Comparing subsequent fluorescent images, evidence of blinking (single dark pixels or dark lines through fluorescent signatures) and bleaching events (extinguishing of the fluorescent signature) are highlighted in the dashed boxes as evidence for detection levels down to single molecule sensitivity. Visual inspection of this figure shows no colocalisation between scattering and fluorescent signatures. To enable a full analysis, the fluorescent count rate originating from a single fluorescent emitter is needed independent of in-plane absorption dipole orientation. To do so, fluorescent signatures are identified for two orthogonal incident polarizations by applying a tracking algorithm to each fluorescent image. Positions of fluorescent signals are defined by local maxima in the fluorescent image above a threshold value of 20 cts/px and are collected for both incident polarization orientations. Pairs of fluorescent signatures are collected using the orthogonal polarization images by location within an arbitrarily chosen distance of approximately half the diffraction limit, 0.17 μm. In total 1,578 signature pairs are collected giving the fluorescent signal K under x and y polarizations respectively. An arbitrarily oriented dipole in free space defined in terms of Euler angles φ and θ with linear polarized excitation (E), produces a fluorescent signal (K) following:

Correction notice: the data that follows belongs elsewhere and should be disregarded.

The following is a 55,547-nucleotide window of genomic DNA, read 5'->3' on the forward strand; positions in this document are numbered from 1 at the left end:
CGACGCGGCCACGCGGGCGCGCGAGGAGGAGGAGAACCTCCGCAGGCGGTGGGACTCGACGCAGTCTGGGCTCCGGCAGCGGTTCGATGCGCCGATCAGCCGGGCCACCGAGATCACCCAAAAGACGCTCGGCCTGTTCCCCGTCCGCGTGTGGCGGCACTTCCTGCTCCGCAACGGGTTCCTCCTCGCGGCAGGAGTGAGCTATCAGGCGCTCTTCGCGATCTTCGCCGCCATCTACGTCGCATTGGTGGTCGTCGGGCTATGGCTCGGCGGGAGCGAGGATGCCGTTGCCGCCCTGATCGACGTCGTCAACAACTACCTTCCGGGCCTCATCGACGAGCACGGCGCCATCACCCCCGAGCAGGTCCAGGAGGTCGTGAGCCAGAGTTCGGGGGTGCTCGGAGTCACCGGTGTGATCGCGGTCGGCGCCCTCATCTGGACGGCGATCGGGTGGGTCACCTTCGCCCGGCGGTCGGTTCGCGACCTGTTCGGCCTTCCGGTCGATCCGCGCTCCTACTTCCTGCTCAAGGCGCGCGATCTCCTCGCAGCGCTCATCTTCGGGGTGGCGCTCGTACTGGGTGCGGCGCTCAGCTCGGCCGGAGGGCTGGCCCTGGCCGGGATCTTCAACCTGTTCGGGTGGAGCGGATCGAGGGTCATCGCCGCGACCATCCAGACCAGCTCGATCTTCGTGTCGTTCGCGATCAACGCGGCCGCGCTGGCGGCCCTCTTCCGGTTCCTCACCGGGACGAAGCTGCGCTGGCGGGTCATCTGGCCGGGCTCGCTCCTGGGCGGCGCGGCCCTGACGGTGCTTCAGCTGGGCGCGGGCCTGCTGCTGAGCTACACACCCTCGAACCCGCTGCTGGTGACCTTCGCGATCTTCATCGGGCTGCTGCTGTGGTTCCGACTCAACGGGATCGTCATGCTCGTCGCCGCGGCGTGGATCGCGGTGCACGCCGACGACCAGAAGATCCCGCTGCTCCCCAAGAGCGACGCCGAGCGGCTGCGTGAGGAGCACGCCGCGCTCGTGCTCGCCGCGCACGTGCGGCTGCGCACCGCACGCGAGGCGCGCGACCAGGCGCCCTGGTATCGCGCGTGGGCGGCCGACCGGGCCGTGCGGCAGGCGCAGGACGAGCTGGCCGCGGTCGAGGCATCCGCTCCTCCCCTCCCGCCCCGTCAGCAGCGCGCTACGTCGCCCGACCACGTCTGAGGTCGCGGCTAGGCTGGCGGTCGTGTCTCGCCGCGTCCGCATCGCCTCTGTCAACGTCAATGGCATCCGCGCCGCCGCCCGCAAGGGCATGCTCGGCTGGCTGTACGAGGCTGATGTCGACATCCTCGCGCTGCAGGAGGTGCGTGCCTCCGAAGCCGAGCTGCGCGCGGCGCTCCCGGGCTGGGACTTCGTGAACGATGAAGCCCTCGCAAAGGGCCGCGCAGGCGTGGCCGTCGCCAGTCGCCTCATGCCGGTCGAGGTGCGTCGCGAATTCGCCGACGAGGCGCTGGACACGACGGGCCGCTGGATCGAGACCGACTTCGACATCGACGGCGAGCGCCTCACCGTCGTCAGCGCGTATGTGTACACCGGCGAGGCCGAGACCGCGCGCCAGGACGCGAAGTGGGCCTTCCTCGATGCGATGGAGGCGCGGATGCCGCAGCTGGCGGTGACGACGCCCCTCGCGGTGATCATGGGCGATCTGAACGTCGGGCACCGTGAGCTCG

for x and y polarized light respectively, where ρi represents the dipole moment and, φi and θi, the Euler angles of each observed fluorescent molecule. To retrieve Kxy, the fluorescent emission that only depends on the out-of-plane angle φ, the peak fluorescence signatures from the two orthogonal polarization images is summed correcting for any difference in excitation powers.